Then he turned around, put the drinks in front of us and said "On me." He couldn't have been more spot-on. I proceeded to knock the entire beer in his direction. Yep, I do that sometimes when I am nervous, or a few seconds before I get nervous. I think at the same second he looked up at me, laughing at the beer streaming down his front, we both realized it. We knew each other.

He froze. I shook my head back and forth, half laughing, half wanting to shoot myself right there.

"Of all the bars in this city, did I seriously stumble into the one where you work?"



"I own this place. Mondays are usually slow so I give most my staff the night off. I work the bar and one of them takes the wait shift, but we close early so no one has to work too late. I used to just close up on Mondays but with football and all, I thought this was as good a place as any to watch the game and get a beer. Most my friends come in and hang out, but since the game is over, it has gotten quiet. I was just in the back putting away stock when you guys came in."

He was rambling. It is what he does when he gets nervous. Always the one with nerves of steel and here he was, drenched in beer, wearing his fingers down to the nubs trying to get a firm grip.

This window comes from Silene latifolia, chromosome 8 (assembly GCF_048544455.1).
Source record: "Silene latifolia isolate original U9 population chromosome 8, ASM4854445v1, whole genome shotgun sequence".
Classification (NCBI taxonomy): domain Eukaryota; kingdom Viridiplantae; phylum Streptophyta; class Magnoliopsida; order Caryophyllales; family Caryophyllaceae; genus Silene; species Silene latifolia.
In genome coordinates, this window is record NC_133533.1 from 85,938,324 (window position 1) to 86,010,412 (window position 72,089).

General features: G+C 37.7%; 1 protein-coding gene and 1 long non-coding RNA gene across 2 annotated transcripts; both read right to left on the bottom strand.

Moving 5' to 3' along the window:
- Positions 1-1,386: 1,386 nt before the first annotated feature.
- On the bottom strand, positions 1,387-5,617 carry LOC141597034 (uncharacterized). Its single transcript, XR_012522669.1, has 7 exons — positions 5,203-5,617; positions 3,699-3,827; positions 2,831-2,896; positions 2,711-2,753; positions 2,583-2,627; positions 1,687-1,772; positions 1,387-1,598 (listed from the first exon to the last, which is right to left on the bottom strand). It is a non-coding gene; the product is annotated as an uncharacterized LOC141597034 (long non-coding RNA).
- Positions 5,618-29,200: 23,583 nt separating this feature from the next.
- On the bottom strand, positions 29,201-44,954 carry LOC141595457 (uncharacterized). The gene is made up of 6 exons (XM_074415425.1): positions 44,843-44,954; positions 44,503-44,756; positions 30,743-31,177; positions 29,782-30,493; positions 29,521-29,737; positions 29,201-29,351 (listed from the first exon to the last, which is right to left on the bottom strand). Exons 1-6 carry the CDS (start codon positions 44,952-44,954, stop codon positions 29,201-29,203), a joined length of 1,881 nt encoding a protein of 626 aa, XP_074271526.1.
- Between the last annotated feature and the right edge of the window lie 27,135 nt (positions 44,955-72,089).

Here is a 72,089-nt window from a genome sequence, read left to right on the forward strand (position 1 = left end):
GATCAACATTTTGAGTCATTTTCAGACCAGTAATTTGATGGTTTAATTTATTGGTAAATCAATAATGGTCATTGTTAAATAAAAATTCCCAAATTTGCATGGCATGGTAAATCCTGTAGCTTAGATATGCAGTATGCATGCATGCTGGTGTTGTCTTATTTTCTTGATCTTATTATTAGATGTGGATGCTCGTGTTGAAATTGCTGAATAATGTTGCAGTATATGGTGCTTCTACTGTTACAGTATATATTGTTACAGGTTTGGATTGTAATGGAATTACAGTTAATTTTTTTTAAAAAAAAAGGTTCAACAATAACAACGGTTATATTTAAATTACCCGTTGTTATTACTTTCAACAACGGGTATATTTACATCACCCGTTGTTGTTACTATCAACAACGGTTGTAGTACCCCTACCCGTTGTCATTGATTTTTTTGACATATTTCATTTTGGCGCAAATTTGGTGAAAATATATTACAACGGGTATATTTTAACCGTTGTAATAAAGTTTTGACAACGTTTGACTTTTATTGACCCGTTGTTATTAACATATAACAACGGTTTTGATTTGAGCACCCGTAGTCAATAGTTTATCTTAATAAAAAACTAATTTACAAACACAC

"I am going to run in the back and put on a fresh pair of jeans," and off he went.

I sat there, rather dumbfounded. I thought about leaving, but curiosity kept me there. That’s when I was struck by one of the pictures behind the bar. It was a guy in motorcycle leathers hugging a girl. He was facing the camera looking down as if he was listening to what she was whispering to him. All you could see was her back.

The waitress came around the bar. "Let me get you a fresh beer. He should be right back, he just lives upstairs."

She poured the beer and asked how I knew the bartender. My friend answered, "We don't, do we?" She was puzzled at my odd behavior.

"I know him."

"Really?" the waitress asked.

"I am the girl in that picture," I pointed.

"You guys must go way back. That was taken years ago."

"We do."

That cold December wind had blown me in to his bar. The Reason. The reason I came to New York so many years ago.

Now, he was upstairs changing and the only thought in my head was remembering how he used to go commando, sans underwear, and that he was just upstairs probably standing butt naked digging around in the clean laundry pile for a fresh pair of jeans. He never hung up the laundry--just left it in a pile and dug out the day’s clothes as he needed them.

My friend brought me back to the present when she asked how I knew him.

"I was engaged to him."

"That is him?"

"Seems like it is."